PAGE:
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Thursday, 12 March 2009

Nouriel Roubini is a Ponzi

We wouldn’t have thought to ask Nouriel Roubini about Bernie Madoff’s alleged Ponzi scheme. But someone else has, and it’s thrown up an interesting tirade from the master of economic doom and gloom. Reprinted in its full forcefulness below, with selected highlights from us.

A reporter contacted me today with the following question:

“I am a reporter and I am doing a story on Bernard Madoff’s life after pleading guilty. As part of this I was wondering if you could comment on what significance he will have in the history of this period. Will he represent more than a scamster who stole a lot of money from a lot of people? As Bernie Ebbers and Ken Lay came to embody corporate greed and deceit, what will Madoff symbolize? I would really appreciate your insights on this”.

Dubai emergency funds ready soon -official

Funds from an emergency $10 billion programme to assist Dubai's debt-strapped companies will flow to businesses within two weeks in the form of loans or through banks, a senior official said on Thursday.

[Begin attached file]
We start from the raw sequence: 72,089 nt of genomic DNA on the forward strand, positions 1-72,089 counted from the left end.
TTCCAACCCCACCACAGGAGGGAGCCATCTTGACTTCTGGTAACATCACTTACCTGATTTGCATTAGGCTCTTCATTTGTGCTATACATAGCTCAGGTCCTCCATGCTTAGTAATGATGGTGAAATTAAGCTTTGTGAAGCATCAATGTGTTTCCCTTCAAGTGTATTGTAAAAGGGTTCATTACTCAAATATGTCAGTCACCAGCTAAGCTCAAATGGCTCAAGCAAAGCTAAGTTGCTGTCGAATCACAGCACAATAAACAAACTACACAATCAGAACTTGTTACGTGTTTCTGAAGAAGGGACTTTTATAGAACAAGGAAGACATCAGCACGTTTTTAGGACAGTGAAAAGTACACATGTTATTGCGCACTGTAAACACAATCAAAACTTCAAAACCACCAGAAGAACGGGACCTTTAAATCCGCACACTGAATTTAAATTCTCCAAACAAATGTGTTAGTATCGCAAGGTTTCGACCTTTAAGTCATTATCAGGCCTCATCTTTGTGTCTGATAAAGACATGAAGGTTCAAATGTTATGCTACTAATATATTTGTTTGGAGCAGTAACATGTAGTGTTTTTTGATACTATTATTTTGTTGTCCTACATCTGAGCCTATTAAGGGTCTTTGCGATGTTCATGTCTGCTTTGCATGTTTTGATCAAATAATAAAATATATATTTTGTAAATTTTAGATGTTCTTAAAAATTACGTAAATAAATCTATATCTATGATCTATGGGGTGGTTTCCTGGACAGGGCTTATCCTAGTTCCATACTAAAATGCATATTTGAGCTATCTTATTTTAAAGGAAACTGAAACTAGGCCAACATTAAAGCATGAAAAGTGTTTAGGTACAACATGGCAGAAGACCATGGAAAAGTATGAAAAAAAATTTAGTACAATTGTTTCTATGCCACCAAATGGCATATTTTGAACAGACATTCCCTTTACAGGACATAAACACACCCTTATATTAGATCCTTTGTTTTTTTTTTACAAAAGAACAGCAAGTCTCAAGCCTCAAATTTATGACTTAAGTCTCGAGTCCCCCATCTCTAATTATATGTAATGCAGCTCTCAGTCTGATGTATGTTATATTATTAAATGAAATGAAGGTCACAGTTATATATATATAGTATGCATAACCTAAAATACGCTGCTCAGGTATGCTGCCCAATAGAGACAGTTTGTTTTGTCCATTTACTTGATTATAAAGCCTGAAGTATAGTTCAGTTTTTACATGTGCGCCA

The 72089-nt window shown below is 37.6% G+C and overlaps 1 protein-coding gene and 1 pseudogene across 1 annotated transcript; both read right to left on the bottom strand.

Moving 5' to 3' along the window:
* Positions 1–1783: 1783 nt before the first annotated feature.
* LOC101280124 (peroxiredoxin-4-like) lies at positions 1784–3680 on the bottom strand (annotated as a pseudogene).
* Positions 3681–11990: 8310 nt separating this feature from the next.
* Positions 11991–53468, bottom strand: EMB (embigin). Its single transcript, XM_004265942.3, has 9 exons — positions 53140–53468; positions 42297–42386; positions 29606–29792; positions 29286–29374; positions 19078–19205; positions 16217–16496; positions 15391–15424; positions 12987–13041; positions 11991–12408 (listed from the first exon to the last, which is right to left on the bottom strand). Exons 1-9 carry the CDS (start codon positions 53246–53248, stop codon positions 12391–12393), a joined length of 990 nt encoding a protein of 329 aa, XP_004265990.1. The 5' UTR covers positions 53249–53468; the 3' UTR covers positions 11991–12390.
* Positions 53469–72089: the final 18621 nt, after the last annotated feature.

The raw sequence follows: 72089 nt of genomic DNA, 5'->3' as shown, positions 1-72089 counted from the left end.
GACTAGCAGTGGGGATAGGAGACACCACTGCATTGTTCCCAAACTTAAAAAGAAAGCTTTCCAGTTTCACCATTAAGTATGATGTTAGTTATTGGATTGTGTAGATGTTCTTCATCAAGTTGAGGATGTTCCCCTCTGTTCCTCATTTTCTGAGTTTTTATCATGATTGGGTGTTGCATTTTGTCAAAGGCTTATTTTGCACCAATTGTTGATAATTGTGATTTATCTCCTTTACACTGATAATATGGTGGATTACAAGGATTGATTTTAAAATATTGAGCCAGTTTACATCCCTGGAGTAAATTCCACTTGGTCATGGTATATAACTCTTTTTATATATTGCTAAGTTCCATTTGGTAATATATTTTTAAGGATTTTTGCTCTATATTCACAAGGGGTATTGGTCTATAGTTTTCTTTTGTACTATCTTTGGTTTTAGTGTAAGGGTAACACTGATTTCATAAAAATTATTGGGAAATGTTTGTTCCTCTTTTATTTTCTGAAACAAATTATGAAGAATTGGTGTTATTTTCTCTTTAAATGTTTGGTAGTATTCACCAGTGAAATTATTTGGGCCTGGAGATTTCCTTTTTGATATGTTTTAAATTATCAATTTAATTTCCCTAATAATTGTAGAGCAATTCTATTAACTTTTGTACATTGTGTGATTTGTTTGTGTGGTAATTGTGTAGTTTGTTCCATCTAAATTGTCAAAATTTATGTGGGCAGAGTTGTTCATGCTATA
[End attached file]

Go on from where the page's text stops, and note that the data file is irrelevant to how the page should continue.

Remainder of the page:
"Dubai-based companies will be drawing on it soon," Nasser al-Shaikh, head of Dubai's finance department, said at a conference.

Dubai launched the $10 billion bailout plan in February, paid for by bond purchases from the United Arab Emirates central bank in a move lauded by investors for restoring confidence in the former boomtown, hard hit by the financial crisis.

Buying bank loans makes economic sense

Today’s column was originally scheduled to discuss the economic consequences of jumping taxi queues, a subject of increasing urgency in Abu Dhabi, where cabs are as rare as rain, and of increasing irrelevance in Dubai, where reports are emerging of taxis stalking pedestrians. Suffice to say that the solution involves the well-placed application of a cricket bat.

It has been suggested, however, that recent developments in the nation’s efforts to blunt the impact of the global economic crisis may deserve a considered view. In particular, officials have been suggesting an imminent conclusion to the long-delayed merger of Dubai mortgage lenders Amlak Finance and Tamweel into a federal bank.

Some reports have suggested that the Government may help out the merged bank by buying some of its existing loans.

UAE to invest $500 million in Nigeria's real estate

APPARENTLY concerned by the housing deficit in the country, the Real Estate Developers Association of Nigeria (REDAN) has wooed an Arab based construction firm- EMBRAN of United Arab Emirate (UAE) to build 100, 000 houses in Nigeria.

At a press conference in Abuja, President of REDAN, Chief Olabode Afolayan noted that the project, which would cost EMBRAN about $500 million would be executed through the application of a modern technology called slabs.